Changes in Mom: Do you have a stuffy nose or nosebleeds? As mentioned before, your blood volume increases 40% - 50%. This affects your estrogen levels which in turn swells your nasal membranes. This increased blood volume also causes your heart to work harder to support your pregnancy. This isn't a problem for a healthy heart.
This is a period of rapid growth as the fat begins to form underneath the baby's skin. Baby and placenta are about equal in size now. The tiny heart is pumping as much as 25 quarts of blood a day! The reflexes are probably in place now as the baby sucks, swallows and blinks.
Changes in Mom: Your uterus is about 1 1/2 to 2 inches below your belly button. The baby is going through a growth spurt and chances are, you may be gaining too! Average weight gain is between five and ten pounds at this point.
Our little one is nearly half a pound now and very human looking. Pads are forming on the fingertips and toes, and the eyes are looking forward rather than out the sides of the head. Meconium, the baby's first bowel movement, is accumulating within the bowel. If your baby is a boy, his prostate gland is beginning to develop.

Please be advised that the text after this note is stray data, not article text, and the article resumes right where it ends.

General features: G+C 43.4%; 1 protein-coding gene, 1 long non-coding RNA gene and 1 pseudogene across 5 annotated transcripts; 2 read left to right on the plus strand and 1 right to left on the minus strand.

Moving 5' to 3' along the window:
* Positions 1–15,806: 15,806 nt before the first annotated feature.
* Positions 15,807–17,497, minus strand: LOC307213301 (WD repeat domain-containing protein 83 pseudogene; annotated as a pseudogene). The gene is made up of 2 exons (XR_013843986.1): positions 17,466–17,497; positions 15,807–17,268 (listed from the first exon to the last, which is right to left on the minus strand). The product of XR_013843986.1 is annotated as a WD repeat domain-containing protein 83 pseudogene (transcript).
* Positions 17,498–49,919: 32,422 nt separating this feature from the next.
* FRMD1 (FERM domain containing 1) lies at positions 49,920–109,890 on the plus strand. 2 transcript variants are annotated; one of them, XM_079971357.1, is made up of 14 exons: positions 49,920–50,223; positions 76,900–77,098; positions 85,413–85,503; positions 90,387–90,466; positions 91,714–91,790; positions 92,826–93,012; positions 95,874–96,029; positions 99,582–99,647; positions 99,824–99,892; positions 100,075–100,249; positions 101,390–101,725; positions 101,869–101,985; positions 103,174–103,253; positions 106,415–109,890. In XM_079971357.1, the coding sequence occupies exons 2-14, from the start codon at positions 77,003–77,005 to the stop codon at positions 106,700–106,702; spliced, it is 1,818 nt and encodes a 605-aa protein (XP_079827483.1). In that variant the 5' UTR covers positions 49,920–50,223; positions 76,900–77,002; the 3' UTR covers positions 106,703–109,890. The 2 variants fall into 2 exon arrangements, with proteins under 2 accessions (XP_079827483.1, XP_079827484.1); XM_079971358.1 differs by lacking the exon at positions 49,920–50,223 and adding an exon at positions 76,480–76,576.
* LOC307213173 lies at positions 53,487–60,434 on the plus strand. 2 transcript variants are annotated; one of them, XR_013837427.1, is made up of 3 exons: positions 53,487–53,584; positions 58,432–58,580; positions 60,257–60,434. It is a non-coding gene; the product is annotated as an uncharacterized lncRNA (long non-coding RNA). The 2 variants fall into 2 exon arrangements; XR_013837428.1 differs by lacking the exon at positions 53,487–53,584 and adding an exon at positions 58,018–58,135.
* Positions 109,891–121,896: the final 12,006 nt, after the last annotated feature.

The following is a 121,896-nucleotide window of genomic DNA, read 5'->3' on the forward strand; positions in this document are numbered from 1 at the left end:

Changes in Mom: Feeling dizzy, lightheaded or faint are normal during pregnancy. These symptoms aren't harmful unless they occur frequently or severely. "Postural hypotension" is low blood pressure due to a change in position and happens frequently in pregnancy because your cardiovascular system doesn't react as fast.